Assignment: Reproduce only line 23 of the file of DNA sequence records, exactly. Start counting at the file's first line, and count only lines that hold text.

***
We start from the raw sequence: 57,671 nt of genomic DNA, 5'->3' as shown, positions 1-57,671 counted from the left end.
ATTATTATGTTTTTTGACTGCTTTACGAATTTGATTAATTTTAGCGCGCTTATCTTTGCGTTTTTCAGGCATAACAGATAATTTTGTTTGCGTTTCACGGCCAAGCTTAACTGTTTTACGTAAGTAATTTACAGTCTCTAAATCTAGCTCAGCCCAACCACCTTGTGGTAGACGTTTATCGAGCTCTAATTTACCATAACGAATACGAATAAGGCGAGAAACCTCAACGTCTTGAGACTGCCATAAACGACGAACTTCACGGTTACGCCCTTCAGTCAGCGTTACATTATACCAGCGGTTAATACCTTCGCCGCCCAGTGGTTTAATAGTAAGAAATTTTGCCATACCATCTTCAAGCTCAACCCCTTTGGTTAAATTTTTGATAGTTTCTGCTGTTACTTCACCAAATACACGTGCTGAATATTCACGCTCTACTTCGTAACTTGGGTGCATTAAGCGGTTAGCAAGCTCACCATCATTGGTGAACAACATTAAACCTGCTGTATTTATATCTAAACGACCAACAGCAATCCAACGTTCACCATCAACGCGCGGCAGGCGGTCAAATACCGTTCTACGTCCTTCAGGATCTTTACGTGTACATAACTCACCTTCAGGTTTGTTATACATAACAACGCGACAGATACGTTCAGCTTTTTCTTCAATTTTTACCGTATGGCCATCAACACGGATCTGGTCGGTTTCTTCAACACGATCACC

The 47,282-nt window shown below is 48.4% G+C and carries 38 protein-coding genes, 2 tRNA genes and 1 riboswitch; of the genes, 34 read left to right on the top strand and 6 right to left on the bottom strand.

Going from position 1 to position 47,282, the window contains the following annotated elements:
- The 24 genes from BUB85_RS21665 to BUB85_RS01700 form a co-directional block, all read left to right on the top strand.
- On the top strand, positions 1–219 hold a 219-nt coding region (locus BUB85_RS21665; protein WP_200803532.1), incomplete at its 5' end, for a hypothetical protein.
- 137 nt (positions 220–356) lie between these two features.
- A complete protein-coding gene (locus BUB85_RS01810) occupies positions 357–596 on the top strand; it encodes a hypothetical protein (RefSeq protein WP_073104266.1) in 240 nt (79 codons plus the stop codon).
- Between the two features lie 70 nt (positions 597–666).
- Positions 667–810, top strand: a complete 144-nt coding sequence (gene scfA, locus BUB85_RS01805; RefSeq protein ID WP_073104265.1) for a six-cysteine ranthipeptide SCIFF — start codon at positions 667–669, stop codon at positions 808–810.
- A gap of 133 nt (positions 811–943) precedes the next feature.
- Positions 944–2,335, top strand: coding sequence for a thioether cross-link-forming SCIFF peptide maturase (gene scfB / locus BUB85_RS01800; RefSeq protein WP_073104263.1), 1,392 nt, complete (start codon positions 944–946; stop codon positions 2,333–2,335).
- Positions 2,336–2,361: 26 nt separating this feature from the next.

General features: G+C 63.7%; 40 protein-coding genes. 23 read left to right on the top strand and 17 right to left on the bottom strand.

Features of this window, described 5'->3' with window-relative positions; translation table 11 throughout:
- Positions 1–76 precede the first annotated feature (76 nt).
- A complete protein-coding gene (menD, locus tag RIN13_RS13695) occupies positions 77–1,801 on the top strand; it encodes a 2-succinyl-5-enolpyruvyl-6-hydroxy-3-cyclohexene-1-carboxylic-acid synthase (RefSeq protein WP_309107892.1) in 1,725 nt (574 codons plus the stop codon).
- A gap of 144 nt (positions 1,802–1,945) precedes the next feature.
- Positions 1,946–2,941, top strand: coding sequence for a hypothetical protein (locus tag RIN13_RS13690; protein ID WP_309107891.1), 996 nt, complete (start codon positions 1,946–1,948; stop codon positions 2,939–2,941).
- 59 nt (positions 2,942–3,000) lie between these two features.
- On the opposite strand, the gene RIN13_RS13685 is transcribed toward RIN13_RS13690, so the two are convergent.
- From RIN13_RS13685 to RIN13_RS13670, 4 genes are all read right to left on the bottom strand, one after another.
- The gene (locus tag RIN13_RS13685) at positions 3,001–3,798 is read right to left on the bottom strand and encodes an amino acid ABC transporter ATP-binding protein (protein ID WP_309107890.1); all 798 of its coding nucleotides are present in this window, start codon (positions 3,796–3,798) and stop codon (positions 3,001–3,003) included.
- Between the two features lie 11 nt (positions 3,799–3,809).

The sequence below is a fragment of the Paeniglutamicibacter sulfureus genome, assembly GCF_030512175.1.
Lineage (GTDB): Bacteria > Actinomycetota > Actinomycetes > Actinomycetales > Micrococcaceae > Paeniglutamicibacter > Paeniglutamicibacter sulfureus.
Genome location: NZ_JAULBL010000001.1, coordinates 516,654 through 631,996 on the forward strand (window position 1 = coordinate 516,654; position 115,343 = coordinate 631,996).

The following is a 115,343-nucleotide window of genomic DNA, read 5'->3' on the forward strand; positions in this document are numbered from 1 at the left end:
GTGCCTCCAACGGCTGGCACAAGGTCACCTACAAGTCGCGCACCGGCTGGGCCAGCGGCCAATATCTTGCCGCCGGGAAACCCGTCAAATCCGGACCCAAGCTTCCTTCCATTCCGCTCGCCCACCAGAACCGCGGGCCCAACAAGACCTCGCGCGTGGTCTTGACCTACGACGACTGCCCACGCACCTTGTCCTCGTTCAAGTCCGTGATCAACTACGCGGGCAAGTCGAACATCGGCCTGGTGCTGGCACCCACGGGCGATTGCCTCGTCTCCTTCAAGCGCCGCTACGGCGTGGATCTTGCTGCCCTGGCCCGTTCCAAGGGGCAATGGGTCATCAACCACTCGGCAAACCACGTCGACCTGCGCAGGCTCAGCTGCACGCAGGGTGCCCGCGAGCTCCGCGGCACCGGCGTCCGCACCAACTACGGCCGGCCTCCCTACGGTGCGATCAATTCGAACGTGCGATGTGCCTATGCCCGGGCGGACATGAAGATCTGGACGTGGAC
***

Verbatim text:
- The gene (locus tag RIN13_RS13685) at positions 3,001–3,798 is read right to left on the bottom strand and encodes an amino acid ABC transporter ATP-binding protein (protein ID WP_309107890.1); all 798 of its coding nucleotides are present in this window, start codon (positions 3,796–3,798) and stop codon (positions 3,001–3,003) included.